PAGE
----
“Management will generally save themselves into bankruptcy rather than marketing themselves into prosperity…”

While last month’s column focused on some of the ups and downs that afflicted the agricultural equipment industry over the past 40 years, this column will take a look at what one can expect over the next several years. But first, it should be apparent after reading the previous column, that one of the primary drivers for the demise of manufacturers during the aforementioned time period was their feckless hiring of top management that were either devoid of pertinent and relevant experience, or their background was from the financial side of the business. Concerning the latter, when that is the case, management will generally save themselves into bankruptcy rather than marketing themselves into prosperity.

As I have written previously, one has only to look at the management trajectory for the industry leaders in both the agricultural and construction equipment industry to ascertain why they have been successful and others have failed. In both cases, their top management arrives at their positions after years of “field” experience where the rubber meets the road. While there is no mistaking that they are bureaucrats, they nevertheless assume their position knowing the nuances of dealership management as well as the vicissitudes of corporate bureaucracy. Going forward, dealers should be concerned about any vendor they represent whose top management team is not built on years of direct management and marketing experience.

It is estimated that approximately 50% of the dealers went out of business between 1980 and 1990. While the economy may have been the ostensible reason for such massive dealership failure, the “real” reason in many instances was the dealer’s inability or unwillingness to make the requisite financial and operational changes necessary in an economic downturn. The same will be true going forward.

The downturn presently afflicting the agricultural equipment industry is going to be worse than originally expected and last longer than originally thought. Dealers must, that is MUST, have a plan in place to reduce inventory, especially used equipment, as well as a concomitant plan to significantly reduce dealership expenses.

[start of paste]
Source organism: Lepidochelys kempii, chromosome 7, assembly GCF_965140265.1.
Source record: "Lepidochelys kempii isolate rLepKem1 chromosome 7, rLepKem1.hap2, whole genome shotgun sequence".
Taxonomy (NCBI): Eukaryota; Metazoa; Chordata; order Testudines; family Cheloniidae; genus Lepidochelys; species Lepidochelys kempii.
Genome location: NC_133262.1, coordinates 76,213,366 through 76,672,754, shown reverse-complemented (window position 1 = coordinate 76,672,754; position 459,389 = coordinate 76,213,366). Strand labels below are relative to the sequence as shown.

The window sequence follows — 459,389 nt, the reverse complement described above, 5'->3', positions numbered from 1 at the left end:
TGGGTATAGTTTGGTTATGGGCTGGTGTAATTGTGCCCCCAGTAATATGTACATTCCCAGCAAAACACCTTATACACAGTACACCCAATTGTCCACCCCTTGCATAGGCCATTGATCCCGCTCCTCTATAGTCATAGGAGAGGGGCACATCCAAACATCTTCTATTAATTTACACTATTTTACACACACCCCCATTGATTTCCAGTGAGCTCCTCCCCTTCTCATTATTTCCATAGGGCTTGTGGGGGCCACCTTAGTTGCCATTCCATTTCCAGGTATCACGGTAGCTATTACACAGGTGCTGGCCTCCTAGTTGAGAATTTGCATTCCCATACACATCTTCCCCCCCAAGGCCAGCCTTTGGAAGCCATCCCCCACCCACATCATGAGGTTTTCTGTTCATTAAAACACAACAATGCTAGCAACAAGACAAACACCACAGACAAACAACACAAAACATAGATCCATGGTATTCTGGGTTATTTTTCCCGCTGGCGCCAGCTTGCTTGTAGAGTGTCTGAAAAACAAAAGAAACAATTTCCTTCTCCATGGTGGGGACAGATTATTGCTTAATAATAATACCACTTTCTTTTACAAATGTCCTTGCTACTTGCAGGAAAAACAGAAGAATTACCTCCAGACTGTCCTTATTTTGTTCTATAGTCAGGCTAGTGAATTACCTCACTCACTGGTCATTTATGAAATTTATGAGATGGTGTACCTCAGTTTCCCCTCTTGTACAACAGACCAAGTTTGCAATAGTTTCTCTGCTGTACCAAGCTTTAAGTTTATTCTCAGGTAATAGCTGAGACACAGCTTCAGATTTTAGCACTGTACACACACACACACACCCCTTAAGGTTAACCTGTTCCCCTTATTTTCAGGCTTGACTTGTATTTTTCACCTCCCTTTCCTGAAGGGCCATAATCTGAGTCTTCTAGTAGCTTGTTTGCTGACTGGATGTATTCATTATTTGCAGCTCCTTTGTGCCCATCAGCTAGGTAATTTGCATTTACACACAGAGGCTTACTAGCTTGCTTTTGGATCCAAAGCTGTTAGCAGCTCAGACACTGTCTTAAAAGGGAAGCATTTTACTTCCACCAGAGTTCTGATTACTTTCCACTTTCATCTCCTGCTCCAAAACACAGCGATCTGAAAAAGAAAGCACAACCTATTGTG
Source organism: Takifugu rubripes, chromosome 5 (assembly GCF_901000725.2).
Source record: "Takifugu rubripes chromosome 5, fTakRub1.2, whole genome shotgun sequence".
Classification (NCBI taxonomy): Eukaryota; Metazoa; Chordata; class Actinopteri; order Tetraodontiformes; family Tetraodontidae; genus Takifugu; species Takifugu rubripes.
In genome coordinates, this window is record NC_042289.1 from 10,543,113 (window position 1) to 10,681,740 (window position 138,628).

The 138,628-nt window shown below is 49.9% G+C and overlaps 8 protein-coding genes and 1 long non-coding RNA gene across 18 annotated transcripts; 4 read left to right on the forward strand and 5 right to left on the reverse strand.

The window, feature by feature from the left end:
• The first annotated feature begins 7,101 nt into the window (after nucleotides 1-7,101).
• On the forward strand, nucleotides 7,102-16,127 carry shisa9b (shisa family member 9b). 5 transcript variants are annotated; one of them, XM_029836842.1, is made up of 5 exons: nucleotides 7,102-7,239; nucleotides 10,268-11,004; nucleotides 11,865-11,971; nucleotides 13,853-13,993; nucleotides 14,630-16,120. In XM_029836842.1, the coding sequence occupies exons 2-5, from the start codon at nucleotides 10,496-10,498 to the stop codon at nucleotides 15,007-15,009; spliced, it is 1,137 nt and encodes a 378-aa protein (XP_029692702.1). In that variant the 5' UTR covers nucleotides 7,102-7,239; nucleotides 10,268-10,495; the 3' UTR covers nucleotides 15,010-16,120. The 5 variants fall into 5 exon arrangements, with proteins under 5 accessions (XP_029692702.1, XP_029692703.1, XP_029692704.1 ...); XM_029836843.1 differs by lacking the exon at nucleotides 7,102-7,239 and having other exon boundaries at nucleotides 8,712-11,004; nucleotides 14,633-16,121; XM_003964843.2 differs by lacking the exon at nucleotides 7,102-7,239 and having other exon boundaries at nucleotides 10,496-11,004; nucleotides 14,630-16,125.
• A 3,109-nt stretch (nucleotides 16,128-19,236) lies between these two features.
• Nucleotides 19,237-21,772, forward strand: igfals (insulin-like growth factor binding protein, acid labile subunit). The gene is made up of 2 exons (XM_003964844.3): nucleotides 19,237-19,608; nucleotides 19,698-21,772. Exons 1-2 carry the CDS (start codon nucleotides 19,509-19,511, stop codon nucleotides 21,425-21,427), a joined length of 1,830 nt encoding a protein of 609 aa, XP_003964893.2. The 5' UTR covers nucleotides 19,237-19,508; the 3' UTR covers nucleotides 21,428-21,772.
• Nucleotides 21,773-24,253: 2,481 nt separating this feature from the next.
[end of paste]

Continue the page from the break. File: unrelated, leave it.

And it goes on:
What makes expense reduction particularly vexing is that 55-65% of dealership expenses are payroll related and many dealers are reluctant to let employees go. But reality dictates that if sales and margins are decreasing, then expenses have to decline as well. Exacerbating the problem is the fact that the biggest decline in sales over the next 24 months will likely take place in new equipment sales, and as a result, the dealership’s other income, or volume bonus, will decline precipitously requiring an even greater reduction in dealership expenses. Dealers unwilling to reduce expenses in a market of declining sales should seek an exit strategy immediately.

The same is true with manufacturers. Over the next few years, there will be a plethora of shortline manufacturers either closing their doors or merging with others to achieve the necessary economies of scale. Likewise, one of the major manufacturers will cease to exist in its present form as they neither have the management talent nor the financial wherewithal to weather a sustained downturn. This future sale or merger will follow the same pattern that was seen in the mid-90s when one conglomerate spun off their interest in their agricultural and construction entities. After a short time of being publicly traded, they then sought another buyer to deliver them from the quagmire of ineptitude where they had found themselves ensconced. The purchaser of this soon to be sold entity will be either one seeking an improved channel of distribution or one seeking to broaden their product line.

On a personal note, going forward, I plan on dedicating 100% of my time working with my present and future clients and seeing that they survive and prosper during these turbulent times. As such, “The Business of Selling” column comes to an end. In the very first column that I wrote for this magazine exactly 5 years ago I made the following pledges as it related to the column:

  • A pledge to never condescend to the reader;
  • A pledge never to patronize the manufacturer;
  • A pledge to write openly and honestly foregoing theory and sophistry; and
  • A refusal to “dumb down” the articles.

After 5 years and 40 columns I will let the reader decide if I have been true to my pledge. In the meantime, however, I would like to thank the staff of Farm Equipment as well as the readers of this column for their support and comments over the years. It has been a pleasure and an honor, to not only write this column, but also the other nearly 225 columns in other industry magazines dating back to 1993. Going forward, I wish each and every equipment dealer and their staff Godspeed on their journey to prosperity and tranquility.